About the Project
There is a longstanding interest in potential overuse of some drug treatments in primary care and in variation in the prescription of these drugs between general practitioners and general practices.
Two independent analyses of large datasets of prescribing data have observed prescribing rates of quite different types of drugs are strongly correlated at the level of primary care prescriber. Maust et al found benzodiazepine prescribing was highly correlated with opioid prescribing, but also with antibiotic prescribing and prescribing of high-risk medications for the elderly. This suggests a single underlying construct determines high prescribing or a range of medications. The authors suggested this might be due to an underlying personal characteristic, hypothesising that the physicians’ consultation style, use of education and communication in consultations might be a factor. They noted that female physicians were lower prescribers.
A similar UK study analysed two databases, one of primary care records, the other of prescription reimbursement data. It also found strong correlations at the level of general practice between antibiotic prescribing rates and prescribing rates of all other drugs. These correlations were only modestly attenuated after adjustment for patient characteristics. In the prescription reimbursement database the adjusted regression model of prescription of all other medicines (i.e. everything except antibiotics) explained 56% of the variation in antibiotic prescription and 62.9% of the variation in the primary care database. Rates of antibiotic prescription correlated strongly with prescription rates of specific drug classes unrelated to antibiotics, including: proton pump inhibitors, renin-angiotensin system drugs, antiplatelet drugs, drugs used in nausea and vertigo, and selective serotonin reuptake inhibitors. The authors concluded that propensity to prescribe was the single strongest determinant of antibiotic prescribing.
Previous research has characterised general practitioners (GPs) by their prescribing and diagnostic styles and used this to predict health outcomes in patients. GPs were characterised as having an integrated style, with low diagnostic test, prescription and referral rates; an interventionist style with by high diagnostic test, prescription and referral rates; or a minimal diagnostic style characterised by low diagnostic test rates but high prescription and referral rates. Patients of general practitioners with an integrated style consulted less frequently and self-reported better health.
More widely, it has been observed that investigation of variation in health care use has overlooked the role of style of physician practice.
There is evidence that GP prescribing is influenced by an underlying propensity to prescribe. This may also be true of diagnostic tests. These characteristics may be important determinants of health care use and of patient outcomes. The proposed doctoral thesis aims to will investigate whether clinical prescribing and diagnostic test behaviour can be used to characterise GPs and to predict health care utilisation by patients.
1. Identify a range of index prescribing decisions attributable to individual GPs and develop appropriate measures of prescribing rates for these index prescribing decisions.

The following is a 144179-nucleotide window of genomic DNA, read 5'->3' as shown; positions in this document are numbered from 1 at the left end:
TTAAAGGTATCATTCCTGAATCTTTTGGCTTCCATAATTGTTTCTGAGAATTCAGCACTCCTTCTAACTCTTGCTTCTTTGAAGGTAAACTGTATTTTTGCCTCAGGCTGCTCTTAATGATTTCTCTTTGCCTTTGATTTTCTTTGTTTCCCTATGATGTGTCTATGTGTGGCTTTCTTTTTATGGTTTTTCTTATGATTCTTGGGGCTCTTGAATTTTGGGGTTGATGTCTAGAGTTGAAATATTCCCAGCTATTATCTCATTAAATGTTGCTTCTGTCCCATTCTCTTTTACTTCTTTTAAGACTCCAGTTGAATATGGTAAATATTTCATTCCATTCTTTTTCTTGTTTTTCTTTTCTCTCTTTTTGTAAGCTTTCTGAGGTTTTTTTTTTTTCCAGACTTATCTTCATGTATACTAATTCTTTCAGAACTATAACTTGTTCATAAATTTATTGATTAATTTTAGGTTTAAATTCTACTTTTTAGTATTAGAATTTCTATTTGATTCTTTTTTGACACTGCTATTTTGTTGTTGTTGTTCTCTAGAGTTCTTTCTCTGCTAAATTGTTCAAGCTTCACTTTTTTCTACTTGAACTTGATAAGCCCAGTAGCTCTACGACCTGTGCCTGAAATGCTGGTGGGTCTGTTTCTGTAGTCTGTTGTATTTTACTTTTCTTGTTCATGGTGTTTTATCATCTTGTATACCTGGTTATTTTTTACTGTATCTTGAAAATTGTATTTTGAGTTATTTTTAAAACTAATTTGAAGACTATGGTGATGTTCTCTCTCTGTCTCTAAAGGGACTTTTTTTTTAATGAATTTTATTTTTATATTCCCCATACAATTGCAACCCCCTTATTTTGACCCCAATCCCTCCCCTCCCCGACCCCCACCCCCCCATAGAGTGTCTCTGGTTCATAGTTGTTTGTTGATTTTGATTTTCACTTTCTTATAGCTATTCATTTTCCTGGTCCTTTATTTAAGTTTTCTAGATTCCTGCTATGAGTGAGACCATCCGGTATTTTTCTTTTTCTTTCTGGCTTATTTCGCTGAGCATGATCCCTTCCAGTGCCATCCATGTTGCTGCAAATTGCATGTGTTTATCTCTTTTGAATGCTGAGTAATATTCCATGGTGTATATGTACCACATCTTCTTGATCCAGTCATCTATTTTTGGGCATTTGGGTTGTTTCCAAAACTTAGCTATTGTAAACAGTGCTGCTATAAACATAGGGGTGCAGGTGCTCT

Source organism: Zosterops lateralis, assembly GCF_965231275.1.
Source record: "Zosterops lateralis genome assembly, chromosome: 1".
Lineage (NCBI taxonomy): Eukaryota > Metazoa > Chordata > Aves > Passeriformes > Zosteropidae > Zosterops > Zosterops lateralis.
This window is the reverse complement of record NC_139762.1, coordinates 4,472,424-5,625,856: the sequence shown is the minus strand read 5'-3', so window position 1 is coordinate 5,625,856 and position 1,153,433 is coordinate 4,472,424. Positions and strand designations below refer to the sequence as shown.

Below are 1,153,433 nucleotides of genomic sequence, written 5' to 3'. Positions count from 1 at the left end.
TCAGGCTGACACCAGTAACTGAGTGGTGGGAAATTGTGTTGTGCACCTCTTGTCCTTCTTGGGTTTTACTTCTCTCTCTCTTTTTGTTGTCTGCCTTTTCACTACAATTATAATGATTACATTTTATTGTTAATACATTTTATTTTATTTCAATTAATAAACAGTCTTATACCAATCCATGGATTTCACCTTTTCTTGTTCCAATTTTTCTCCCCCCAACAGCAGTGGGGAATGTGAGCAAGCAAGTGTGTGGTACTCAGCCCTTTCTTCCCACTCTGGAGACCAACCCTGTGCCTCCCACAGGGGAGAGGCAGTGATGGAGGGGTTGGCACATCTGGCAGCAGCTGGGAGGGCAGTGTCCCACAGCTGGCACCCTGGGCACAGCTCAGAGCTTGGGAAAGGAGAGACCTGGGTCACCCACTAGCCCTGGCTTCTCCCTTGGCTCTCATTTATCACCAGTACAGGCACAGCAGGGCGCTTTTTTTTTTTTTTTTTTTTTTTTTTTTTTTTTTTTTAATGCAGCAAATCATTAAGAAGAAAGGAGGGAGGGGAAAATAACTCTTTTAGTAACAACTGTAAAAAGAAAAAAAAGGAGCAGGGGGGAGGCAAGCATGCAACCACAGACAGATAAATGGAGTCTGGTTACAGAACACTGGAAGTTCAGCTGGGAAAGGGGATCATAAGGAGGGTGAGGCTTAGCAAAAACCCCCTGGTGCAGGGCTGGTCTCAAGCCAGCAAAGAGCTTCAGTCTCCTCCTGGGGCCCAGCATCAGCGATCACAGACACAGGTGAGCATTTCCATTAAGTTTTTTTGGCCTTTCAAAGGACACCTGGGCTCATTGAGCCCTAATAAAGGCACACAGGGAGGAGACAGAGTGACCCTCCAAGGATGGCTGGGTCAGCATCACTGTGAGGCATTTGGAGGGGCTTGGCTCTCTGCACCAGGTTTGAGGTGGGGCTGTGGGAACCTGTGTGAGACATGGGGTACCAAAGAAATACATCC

2. Identify a range of index diagnostic test ordering decisions attributable to individual GPs and develop appropriate measures of diagnostic test rates for these index diagnostic test decisions.
3. Undertake statistical analysis to determine the number of factors underlying GP propensity to prescribe and to order diagnostic tests
4. Describe the variation in the propensity to prescribe and propensity to order diagnostic tests over time within the same GP and variation by general practice.
5. Investigate the relationship between propensity to prescribe and propensity to order diagnostic tests and health care use (visit frequency) in primary care
Large dataset of anonymised electronic primary care records
Applicants must be able or willing to learn to undertake statistical analysis of large datasets (millions of records) of electronic health records.
Applicants should have some understanding of primary health care in the UK.
This is likely to suit someone with strong analytic skills in epidemiology, statistics, possibly psychometrics or econometrics and an interest in health care.
This will NOT be suitable for a clinical or management graduate who does not have analytic skills (e.g. a degree in statistics or epidemiology).
2 Maust DT, Lin LA, Blow FC, Marcus SC. County and Physician Variation in Benzodiazepine Prescribing to Medicare Beneficiaries by Primary Care Physicians in the USA. J Gen Intern Med. 2018 Dec;33(12):2180-2188. doi: 10.1007/s11606-018-4670-9. Epub 2018 Sep 24.
3 Li Y, Mölter A, White A, Welfare W, Palin V, Belmonte M, Ashcroft DM, Sperrin M, van Staa TP. Relationship between prescribing of antibiotics and other medicines in primary care: a cross-sectional study. Br J Gen Pract. 2019 Jan;69(678):e42-e51. doi: 10.3399/bjgp18X700457. Epub 2018 Dec 17.
4 Huygen FJ, Mokkink HG, Smits AJ, van Son JA, Meyboom WA, van Eyk JT. Relationship between the working styles of general practitioners and the health status of their patients. Br J Gen Pract. 1992 Apr;42(357):141-4.
5 Stano M. Evaluating the policy role of the small area variations and physician practice style hypotheses. Health Policy. 1993 Apr;24(1):9-17.
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